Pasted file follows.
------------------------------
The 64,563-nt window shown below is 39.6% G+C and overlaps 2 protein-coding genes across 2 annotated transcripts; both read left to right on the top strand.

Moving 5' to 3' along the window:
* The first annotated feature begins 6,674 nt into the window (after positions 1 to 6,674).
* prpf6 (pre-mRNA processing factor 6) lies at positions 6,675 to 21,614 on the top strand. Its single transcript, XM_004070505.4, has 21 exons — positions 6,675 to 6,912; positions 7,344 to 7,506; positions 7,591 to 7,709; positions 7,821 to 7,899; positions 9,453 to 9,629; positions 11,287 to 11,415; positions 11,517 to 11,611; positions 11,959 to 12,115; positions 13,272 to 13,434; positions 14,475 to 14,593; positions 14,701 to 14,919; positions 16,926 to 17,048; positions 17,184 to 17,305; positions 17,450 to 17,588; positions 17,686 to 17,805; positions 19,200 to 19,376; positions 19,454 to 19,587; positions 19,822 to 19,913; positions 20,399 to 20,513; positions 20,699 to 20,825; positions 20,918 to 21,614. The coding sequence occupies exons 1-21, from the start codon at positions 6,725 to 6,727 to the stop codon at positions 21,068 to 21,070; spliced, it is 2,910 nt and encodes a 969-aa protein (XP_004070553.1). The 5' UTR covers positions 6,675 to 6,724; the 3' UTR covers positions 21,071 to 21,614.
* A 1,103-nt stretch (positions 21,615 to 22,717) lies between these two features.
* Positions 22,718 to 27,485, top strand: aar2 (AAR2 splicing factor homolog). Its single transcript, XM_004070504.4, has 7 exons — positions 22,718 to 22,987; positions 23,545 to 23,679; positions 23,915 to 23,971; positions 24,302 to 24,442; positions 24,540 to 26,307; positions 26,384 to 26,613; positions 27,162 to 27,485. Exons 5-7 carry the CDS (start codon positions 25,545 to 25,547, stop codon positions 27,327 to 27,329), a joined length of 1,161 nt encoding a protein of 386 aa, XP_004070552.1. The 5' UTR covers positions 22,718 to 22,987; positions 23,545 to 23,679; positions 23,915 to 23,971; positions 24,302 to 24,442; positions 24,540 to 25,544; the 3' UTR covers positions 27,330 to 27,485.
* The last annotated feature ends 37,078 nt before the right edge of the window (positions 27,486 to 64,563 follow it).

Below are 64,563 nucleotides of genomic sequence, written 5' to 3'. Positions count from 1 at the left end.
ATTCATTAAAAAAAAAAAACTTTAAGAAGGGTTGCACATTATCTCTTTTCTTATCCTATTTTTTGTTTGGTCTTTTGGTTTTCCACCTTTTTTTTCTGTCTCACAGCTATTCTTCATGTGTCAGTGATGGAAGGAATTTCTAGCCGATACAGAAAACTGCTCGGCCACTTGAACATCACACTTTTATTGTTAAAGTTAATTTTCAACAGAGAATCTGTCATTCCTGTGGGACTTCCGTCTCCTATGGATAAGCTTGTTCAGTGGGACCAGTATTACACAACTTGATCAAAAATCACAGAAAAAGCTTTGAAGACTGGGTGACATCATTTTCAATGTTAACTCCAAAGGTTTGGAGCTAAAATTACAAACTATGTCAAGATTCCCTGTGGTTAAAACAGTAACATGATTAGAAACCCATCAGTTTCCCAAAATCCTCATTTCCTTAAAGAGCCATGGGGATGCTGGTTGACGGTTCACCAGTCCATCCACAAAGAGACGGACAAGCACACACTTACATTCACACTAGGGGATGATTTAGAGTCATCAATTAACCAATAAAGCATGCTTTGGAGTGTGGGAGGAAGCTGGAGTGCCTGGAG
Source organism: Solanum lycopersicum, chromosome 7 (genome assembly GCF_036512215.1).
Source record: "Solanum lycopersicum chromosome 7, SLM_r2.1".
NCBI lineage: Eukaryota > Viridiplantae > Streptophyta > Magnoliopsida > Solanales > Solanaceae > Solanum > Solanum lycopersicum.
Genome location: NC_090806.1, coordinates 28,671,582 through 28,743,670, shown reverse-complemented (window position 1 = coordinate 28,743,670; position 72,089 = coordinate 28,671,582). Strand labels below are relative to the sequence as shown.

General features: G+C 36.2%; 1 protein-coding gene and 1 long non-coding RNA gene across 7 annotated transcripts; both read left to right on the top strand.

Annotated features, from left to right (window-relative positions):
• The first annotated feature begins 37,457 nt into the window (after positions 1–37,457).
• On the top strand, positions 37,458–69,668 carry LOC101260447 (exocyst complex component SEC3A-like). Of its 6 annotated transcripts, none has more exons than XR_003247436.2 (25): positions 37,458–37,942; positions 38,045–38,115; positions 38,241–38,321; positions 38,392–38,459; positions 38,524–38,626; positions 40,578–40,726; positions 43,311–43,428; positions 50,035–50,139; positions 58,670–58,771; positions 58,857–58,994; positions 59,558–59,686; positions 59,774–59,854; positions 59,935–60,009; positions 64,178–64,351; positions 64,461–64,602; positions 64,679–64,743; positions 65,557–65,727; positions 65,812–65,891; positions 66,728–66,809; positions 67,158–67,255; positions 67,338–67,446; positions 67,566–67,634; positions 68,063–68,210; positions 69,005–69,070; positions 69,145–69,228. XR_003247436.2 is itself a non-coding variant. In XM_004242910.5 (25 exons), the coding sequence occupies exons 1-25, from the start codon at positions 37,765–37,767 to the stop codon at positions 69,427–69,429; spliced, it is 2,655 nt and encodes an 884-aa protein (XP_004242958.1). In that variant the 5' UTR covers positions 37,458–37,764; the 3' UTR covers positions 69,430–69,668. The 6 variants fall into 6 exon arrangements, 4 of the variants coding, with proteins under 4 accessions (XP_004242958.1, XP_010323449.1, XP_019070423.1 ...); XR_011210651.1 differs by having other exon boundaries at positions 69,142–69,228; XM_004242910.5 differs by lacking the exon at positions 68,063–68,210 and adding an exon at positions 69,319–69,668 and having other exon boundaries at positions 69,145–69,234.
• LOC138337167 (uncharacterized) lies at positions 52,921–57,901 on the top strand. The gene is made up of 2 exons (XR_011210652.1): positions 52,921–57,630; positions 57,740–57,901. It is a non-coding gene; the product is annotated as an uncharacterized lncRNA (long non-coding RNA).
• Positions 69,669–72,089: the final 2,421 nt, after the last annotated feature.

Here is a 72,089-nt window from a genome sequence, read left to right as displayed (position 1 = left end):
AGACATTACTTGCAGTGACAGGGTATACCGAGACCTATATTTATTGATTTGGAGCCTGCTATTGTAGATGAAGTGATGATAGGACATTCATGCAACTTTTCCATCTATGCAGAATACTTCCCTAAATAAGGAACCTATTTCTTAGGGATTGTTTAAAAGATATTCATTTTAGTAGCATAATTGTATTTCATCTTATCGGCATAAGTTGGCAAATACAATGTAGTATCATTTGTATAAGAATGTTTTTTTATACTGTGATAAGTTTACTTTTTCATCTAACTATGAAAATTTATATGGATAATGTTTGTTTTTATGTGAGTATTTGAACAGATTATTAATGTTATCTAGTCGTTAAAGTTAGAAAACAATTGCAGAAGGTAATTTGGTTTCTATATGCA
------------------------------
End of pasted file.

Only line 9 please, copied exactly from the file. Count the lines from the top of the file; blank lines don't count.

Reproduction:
ATTCATTAAAAAAAAAAAACTTTAAGAAGGGTTGCACATTATCTCTTTTCTTATCCTATTTTTTGTTTGGTCTTTTGGTTTTCCACCTTTTTTTTCTGTCTCACAGCTATTCTTCATGTGTCAGTGATGGAAGGAATTTCTAGCCGATACAGAAAACTGCTCGGCCACTTGAACATCACACTTTTATTGTTAAAGTTAATTTTCAACAGAGAATCTGTCATTCCTGTGGGACTTCCGTCTCCTATGGATAAGCTTGTTCAGTGGGACCAGTATTACACAACTTGATCAAAAATCACAGAAAAAGCTTTGAAGACTGGGTGACATCATTTTCAATGTTAACTCCAAAGGTTTGGAGCTAAAATTACAAACTATGTCAAGATTCCCTGTGGTTAAAACAGTAACATGATTAGAAACCCATCAGTTTCCCAAAATCCTCATTTCCTTAAAGAGCCATGGGGATGCTGGTTGACGGTTCACCAGTCCATCCACAAAGAGACGGACAAGCACACACTTACATTCACACTAGGGGATGATTTAGAGTCATCAATTAACCAATAAAGCATGCTTTGGAGTGTGGGAGGAAGCTGGAGTGCCTGGAG